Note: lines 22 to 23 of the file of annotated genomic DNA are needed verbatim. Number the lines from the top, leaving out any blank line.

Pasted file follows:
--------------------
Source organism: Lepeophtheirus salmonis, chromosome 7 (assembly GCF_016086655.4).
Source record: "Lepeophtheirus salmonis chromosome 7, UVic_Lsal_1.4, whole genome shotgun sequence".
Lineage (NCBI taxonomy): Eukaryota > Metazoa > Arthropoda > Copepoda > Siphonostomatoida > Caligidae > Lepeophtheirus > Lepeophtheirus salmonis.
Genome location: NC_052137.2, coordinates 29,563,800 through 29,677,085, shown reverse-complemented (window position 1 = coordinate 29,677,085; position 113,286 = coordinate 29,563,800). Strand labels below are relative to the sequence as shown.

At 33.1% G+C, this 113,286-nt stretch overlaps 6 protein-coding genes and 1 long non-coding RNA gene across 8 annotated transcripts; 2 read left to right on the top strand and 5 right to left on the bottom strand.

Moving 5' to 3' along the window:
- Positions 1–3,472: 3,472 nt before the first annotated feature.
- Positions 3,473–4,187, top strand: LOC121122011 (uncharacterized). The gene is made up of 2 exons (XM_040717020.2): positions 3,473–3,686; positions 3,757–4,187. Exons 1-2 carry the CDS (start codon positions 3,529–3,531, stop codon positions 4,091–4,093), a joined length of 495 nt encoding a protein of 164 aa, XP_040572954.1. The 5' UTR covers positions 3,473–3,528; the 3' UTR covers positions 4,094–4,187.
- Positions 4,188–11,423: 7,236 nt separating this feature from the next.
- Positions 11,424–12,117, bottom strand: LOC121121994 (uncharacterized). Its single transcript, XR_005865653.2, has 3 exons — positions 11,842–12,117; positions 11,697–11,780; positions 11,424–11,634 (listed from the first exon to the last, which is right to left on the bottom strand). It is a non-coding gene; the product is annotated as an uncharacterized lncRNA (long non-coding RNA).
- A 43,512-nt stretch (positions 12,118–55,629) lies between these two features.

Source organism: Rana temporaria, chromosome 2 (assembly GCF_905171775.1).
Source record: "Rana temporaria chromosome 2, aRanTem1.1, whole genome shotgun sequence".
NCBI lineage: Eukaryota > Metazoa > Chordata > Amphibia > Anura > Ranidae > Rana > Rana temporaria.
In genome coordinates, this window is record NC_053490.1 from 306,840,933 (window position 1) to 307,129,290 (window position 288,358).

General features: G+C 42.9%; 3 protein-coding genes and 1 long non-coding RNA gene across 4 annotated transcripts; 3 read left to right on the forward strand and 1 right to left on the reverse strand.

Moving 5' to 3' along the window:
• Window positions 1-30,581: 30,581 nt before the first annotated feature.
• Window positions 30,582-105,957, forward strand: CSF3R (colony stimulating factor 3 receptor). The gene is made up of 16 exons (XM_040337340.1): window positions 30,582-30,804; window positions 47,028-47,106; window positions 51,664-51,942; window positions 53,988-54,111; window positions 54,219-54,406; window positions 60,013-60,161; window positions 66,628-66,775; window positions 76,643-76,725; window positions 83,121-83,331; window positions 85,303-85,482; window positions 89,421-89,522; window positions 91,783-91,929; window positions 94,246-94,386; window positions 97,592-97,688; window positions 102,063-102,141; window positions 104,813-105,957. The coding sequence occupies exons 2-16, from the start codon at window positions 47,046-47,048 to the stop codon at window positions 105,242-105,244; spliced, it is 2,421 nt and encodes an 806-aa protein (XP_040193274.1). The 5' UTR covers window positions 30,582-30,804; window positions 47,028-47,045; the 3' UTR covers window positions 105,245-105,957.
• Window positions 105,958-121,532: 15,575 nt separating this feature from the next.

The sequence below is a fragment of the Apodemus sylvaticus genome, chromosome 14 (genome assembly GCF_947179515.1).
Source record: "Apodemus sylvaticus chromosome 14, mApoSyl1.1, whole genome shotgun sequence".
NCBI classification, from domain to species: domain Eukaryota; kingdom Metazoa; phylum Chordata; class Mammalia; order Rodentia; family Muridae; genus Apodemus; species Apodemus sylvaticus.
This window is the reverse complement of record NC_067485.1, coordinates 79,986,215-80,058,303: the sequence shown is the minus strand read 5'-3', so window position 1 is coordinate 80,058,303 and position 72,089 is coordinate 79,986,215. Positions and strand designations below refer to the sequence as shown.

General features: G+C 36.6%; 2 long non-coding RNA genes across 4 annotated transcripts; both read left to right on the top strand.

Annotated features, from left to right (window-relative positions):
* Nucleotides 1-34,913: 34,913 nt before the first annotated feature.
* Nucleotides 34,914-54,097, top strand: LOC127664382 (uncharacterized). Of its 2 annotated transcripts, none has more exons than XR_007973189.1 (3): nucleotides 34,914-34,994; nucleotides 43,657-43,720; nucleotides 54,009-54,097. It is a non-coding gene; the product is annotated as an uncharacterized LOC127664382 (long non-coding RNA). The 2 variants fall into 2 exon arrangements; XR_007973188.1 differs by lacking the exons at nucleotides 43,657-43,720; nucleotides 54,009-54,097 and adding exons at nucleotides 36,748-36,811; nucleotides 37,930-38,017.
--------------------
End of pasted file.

Source record: "Apodemus sylvaticus chromosome 14, mApoSyl1.1, whole genome shotgun sequence".
NCBI classification, from domain to species: domain Eukaryota; kingdom Metazoa; phylum Chordata; class Mammalia; order Rodentia; family Muridae; genus Apodemus; species Apodemus sylvaticus.